Questions loom over diversion effectiveness after last week’s congregation of scientists and coastal protection advocates met in Baton Rouge to discuss the release of the State’s 2015 Coastal Master Plan.
With the Coastal Protection and Restoration Authority’s (CPRA) Master Plan nearing action, several attendees showed concern as to whether or not the CPRA’s 10 planned diversions would be beneficial or detrimental to Louisiana’s rapidly deteriorating coastline.
Scientists and engineers from across the U.S. came together at this public session—in the form of a panel—to begin reviewing the State’s plans to build sediment and freshwater diversions along the Mississippi and Atchafalaya Rivers. This panel is working under the Water Institute of the Gulf, and was formed to provide expert advice and recommendations on projects in the Master Plan.
The CPRA, in its many public hearings, has promised massive amounts of land creation with its proposed sediment diversions. However, panelists stated that there are serious uncertainties concerning these diversions—the most costly coastal restoration projects in the Master Plan. Some of these uncertainties included whether or not the proposed diversions will fulfill the legal mandate that the State’s Coastal Plan projects are economically and environmentally sound. Other expert testimony was distrustful of the CPRA’s diversion benefit analysis.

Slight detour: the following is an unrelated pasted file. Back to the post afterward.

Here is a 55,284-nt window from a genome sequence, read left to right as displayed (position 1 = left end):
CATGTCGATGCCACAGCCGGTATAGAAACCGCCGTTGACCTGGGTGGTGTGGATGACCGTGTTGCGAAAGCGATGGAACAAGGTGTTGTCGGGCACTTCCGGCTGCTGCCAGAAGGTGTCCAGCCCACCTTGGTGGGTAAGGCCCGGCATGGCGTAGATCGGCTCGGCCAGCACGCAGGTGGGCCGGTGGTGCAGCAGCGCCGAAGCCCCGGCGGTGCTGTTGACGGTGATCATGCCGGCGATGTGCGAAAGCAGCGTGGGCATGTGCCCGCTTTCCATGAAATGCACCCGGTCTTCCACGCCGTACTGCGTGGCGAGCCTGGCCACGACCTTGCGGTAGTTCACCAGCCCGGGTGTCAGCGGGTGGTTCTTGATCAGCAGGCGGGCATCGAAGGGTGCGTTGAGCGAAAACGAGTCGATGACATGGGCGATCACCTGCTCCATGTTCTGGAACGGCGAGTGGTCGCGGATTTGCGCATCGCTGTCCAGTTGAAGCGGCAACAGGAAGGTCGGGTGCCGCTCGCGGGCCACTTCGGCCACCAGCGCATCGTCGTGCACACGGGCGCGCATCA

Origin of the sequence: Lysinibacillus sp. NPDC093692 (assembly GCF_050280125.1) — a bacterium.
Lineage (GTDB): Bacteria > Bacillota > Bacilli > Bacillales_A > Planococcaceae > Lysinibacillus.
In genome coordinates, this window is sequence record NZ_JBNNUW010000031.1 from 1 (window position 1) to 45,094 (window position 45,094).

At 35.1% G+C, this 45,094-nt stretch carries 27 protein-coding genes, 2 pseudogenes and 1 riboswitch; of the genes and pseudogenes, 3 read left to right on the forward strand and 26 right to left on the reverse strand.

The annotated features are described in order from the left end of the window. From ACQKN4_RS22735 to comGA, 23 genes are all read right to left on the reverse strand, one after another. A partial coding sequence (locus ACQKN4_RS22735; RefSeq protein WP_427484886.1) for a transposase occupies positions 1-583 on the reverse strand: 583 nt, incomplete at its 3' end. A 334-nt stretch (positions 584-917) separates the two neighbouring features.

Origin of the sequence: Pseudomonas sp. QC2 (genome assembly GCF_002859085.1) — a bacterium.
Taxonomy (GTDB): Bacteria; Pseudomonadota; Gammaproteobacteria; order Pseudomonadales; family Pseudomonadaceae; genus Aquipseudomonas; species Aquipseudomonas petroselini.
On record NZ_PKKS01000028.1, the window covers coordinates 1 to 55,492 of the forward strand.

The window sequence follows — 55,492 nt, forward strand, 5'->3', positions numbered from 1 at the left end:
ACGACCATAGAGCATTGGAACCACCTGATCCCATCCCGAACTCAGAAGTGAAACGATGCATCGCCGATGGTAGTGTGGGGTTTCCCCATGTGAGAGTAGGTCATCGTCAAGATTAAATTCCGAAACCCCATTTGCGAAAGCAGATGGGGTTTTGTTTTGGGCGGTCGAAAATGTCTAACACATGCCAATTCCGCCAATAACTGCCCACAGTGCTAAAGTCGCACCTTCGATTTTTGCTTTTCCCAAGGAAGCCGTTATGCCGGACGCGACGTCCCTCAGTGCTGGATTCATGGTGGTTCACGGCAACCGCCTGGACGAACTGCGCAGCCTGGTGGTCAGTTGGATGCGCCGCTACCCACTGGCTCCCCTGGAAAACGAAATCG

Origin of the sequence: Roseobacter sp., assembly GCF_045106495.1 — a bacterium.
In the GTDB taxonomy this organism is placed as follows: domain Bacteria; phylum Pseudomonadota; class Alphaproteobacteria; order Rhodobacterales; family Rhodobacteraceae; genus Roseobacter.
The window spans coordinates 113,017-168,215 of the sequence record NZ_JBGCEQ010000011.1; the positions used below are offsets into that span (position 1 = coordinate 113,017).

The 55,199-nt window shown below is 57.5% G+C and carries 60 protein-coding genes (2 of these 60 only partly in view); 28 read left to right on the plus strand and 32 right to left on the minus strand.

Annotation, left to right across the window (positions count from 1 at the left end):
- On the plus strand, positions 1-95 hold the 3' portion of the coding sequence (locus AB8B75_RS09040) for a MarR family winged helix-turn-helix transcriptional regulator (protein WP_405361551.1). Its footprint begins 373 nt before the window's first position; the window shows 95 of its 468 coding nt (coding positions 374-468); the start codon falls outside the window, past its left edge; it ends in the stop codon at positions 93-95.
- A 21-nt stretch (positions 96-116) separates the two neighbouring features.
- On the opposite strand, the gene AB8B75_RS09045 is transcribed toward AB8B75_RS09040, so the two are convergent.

Furthermore, many questioned whether the Mississippi carries enough sediment to rebuild new land and wetlands or to keep existing wetlands above rising sea levels, whether the diversions will disrupt the navigation channel in the Mississippi and threaten the nation’s shipping industry, and whether the freshwater will disrupt existing fisheries and fishermen.
Captain George Ricks, President of the Save Louisiana Coalition, as well as Brigadier General Duke DeLuca, Commander of the Army Corps of Engineers’ Mississippi River Valley Division voiced their opinions on the matter.
Deluca said that though the Corps is not totally against diversions, “we do have a mandate to understand holistically the true benefits, true costs and true impacts” of the proposed projects.
DeLuca pointed out that the Wax Lake Outlet, hailed as a prime example of diversionary land building, only created 250 acres per year of new land between 1983 and 2010.
Ricks shares DeLuca’s views on the Wax Lake red herring, and testified that some of the proposed diversions in the State’s Master Plan will crush several parishes’ economies as well as negatively impact the State’s restaurant and tourism industries.
“The CPRA continues to earnestly move forward with these diversion plans,” said Ricks, “despite evidence against their claims of economic and environmental soundness.”
Ricks said the Save Louisiana Coalition is working closely with Louisiana’s coastal parishes most affected by the State’s diversion proposals and will continue to push for better uses of the State’s limited coastal protection funding.